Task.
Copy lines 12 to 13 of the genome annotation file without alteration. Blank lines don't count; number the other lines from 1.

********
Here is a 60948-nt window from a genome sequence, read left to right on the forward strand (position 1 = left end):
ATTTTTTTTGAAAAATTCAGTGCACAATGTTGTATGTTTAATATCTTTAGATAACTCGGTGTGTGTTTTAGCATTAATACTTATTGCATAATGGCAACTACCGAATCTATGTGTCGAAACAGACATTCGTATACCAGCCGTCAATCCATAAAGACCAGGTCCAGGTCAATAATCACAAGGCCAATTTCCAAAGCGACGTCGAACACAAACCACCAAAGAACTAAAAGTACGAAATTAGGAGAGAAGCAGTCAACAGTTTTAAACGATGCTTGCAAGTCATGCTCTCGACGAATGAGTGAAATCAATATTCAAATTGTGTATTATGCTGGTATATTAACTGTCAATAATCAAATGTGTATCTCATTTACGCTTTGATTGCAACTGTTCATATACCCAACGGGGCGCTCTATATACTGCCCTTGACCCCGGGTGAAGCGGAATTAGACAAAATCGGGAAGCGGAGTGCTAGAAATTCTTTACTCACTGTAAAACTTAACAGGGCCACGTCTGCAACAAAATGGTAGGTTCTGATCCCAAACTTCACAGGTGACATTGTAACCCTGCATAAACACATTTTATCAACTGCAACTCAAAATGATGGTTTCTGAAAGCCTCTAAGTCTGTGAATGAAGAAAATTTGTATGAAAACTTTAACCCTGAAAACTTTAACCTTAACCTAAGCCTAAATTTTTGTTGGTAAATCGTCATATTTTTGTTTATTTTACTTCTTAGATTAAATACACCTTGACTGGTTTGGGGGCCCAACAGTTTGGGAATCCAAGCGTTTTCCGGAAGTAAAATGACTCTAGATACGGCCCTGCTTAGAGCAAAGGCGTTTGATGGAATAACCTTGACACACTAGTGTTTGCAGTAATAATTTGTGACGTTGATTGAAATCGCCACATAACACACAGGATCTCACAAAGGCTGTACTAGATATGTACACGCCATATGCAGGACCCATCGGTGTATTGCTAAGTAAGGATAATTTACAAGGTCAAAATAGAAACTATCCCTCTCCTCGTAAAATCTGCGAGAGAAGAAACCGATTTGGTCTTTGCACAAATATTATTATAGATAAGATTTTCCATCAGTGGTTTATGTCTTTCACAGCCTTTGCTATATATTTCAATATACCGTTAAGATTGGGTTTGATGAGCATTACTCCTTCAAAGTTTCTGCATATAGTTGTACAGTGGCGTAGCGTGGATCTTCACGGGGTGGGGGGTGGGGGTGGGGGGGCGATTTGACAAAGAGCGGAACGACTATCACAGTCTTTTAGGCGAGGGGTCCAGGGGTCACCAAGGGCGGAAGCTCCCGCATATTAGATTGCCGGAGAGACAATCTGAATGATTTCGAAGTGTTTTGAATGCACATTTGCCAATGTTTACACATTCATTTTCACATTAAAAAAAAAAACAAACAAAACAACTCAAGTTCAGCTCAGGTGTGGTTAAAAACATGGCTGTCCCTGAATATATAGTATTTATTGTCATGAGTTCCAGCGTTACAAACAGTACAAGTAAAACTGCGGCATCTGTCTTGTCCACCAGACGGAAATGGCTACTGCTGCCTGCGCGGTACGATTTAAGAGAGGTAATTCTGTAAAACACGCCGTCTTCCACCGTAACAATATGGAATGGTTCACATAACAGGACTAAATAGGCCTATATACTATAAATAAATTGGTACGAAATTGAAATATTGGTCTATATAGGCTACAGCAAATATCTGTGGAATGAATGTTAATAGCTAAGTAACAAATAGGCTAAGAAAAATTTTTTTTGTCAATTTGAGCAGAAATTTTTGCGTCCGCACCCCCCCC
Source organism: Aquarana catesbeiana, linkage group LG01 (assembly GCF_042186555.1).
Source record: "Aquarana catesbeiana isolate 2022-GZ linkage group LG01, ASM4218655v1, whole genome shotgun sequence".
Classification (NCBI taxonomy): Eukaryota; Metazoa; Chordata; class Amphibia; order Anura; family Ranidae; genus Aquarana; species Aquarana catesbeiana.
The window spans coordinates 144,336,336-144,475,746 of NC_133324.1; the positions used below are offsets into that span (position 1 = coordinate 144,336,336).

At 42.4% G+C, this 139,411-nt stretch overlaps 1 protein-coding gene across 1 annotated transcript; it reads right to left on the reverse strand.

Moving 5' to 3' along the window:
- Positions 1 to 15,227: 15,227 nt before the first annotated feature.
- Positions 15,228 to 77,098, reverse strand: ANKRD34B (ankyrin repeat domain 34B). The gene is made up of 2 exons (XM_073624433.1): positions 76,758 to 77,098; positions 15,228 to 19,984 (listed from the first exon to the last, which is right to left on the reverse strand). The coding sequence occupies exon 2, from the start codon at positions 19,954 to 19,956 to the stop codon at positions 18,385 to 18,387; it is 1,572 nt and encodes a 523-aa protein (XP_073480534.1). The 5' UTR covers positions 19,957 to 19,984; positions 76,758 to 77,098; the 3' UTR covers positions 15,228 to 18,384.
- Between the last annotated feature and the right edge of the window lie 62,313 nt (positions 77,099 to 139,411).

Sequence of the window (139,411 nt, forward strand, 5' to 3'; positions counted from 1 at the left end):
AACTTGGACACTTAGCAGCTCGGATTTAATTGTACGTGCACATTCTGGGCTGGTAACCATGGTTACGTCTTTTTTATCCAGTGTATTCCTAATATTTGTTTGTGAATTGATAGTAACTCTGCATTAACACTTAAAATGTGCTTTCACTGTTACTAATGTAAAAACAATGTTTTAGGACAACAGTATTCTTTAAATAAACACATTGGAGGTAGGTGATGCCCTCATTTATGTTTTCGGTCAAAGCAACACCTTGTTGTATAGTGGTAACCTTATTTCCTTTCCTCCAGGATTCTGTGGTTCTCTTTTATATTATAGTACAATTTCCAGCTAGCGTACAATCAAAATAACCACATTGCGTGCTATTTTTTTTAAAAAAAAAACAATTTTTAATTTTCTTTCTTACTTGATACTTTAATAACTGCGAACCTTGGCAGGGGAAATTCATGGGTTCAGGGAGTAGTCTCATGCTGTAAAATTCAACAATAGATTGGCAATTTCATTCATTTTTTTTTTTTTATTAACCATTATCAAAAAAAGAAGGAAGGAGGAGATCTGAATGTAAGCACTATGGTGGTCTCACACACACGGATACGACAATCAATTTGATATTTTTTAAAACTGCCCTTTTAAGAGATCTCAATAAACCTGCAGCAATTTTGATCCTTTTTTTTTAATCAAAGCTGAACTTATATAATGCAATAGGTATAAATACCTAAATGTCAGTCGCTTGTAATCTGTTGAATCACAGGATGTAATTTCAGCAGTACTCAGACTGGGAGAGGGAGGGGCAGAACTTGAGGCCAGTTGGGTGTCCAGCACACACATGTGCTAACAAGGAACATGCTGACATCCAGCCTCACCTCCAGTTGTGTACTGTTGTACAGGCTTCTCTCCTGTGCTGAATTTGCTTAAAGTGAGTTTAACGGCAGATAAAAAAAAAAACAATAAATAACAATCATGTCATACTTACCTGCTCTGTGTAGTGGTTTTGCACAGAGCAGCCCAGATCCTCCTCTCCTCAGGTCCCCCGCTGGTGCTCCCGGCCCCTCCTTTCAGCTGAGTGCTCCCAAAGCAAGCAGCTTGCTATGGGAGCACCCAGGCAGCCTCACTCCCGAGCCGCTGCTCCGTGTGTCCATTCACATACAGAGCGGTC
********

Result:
Sequence of the window (139,411 nt, forward strand, 5' to 3'; positions counted from 1 at the left end):
AACTTGGACACTTAGCAGCTCGGATTTAATTGTACGTGCACATTCTGGGCTGGTAACCATGGTTACGTCTTTTTTATCCAGTGTATTCCTAATATTTGTTTGTGAATTGATAGTAACTCTGCATTAACACTTAAAATGTGCTTTCACTGTTACTAATGTAAAAACAATGTTTTAGGACAACAGTATTCTTTAAATAAACACATTGGAGGTAGGTGATGCCCTCATTTATGTTTTCGGTCAAAGCAACACCTTGTTGTATAGTGGTAACCTTATTTCCTTTCCTCCAGGATTCTGTGGTTCTCTTTTATATTATAGTACAATTTCCAGCTAGCGTACAATCAAAATAACCACATTGCGTGCTATTTTTTTTAAAAAAAAAACAATTTTTAATTTTCTTTCTTACTTGATACTTTAATAACTGCGAACCTTGGCAGGGGAAATTCATGGGTTCAGGGAGTAGTCTCATGCTGTAAAATTCAACAATAGATTGGCAATTTCATTCATTTTTTTTTTTTTATTAACCATTATCAAAAAAAGAAGGAAGGAGGAGATCTGAATGTAAGCACTATGGTGGTCTCACACACACGGATACGACAATCAATTTGATATTTTTTAAAACTGCCCTTTTAAGAGATCTCAATAAACCTGCAGCAATTTTGATCCTTTTTTTTTAATCAAAGCTGAACTTATATAATGCAATAGGTATAAATACCTAAATGTCAGTCGCTTGTAATCTGTTGAATCACAGGATGTAATTTCAGCAGTACTCAGACTGGGAGAGGGAGGGGCAGAACTTGAGGCCAGTTGGGTGTCCAGCACACACATGTGCTAACAAGGAACATGCTGACATCCAGCCTCACCTCCAGTTGTGTACTGTTGTACAGGCTTCTCTCCTGTGCTGAATTTGCTTAAAGTGAGTTTAACGGCAGATAAAAAAAAAAACAATAAATAACAATCATGTCATACTTACCTGCTCTGTGTAGTGGTTTTGCACAGAGCAGCCCAGATCCTCCTCTCCTCAGGTCCCCCGCTGGTGCTCCCGGCCCCTCCTTTCAGCTGAGTGCTCCCAAAGCAAGCAGCTTGCTATGGGAGCACCCAGGCAGCCTCACTCCCGAGCCGCTGCTCCGTGTGTCCATTCACATACAGAGCGGTC